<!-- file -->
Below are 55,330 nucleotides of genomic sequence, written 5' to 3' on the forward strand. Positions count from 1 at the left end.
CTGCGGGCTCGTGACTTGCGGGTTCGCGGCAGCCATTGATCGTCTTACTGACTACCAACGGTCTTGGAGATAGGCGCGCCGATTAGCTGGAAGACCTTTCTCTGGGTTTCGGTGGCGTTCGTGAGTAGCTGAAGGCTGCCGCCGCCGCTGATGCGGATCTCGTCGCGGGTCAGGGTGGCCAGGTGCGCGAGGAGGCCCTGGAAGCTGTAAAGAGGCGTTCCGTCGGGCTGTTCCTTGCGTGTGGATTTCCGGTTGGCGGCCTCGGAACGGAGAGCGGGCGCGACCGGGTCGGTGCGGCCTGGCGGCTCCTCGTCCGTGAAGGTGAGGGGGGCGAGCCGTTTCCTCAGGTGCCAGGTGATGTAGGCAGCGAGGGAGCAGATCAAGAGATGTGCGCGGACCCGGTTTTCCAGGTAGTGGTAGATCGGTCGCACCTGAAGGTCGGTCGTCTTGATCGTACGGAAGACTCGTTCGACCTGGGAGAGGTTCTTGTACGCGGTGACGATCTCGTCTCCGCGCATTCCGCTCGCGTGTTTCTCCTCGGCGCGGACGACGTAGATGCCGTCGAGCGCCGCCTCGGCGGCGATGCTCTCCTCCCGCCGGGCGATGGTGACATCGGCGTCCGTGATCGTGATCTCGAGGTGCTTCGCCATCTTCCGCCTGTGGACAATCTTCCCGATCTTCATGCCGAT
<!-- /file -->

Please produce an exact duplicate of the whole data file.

Below are 55,330 nucleotides of genomic sequence, written 5' to 3' on the forward strand. Positions count from 1 at the left end.
CTGCGGGCTCGTGACTTGCGGGTTCGCGGCAGCCATTGATCGTCTTACTGACTACCAACGGTCTTGGAGATAGGCGCGCCGATTAGCTGGAAGACCTTTCTCTGGGTTTCGGTGGCGTTCGTGAGTAGCTGAAGGCTGCCGCCGCCGCTGATGCGGATCTCGTCGCGGGTCAGGGTGGCCAGGTGCGCGAGGAGGCCCTGGAAGCTGTAAAGAGGCGTTCCGTCGGGCTGTTCCTTGCGTGTGGATTTCCGGTTGGCGGCCTCGGAACGGAGAGCGGGCGCGACCGGGTCGGTGCGGCCTGGCGGCTCCTCGTCCGTGAAGGTGAGGGGGGCGAGCCGTTTCCTCAGGTGCCAGGTGATGTAGGCAGCGAGGGAGCAGATCAAGAGATGTGCGCGGACCCGGTTTTCCAGGTAGTGGTAGATCGGTCGCACCTGAAGGTCGGTCGTCTTGATCGTACGGAAGACTCGTTCGACCTGGGAGAGGTTCTTGTACGCGGTGACGATCTCGTCTCCGCGCATTCCGCTCGCGTGTTTCTCCTCGGCGCGGACGACGTAGATGCCGTCGAGCGCCGCCTCGGCGGCGATGCTCTCCTCCCGCCGGGCGATGGTGACATCGGCGTCCGTGATCGTGATCTCGAGGTGCTTCGCCATCTTCCGCCTGTGGACAATCTTCCCGATCTTCATGCCGAT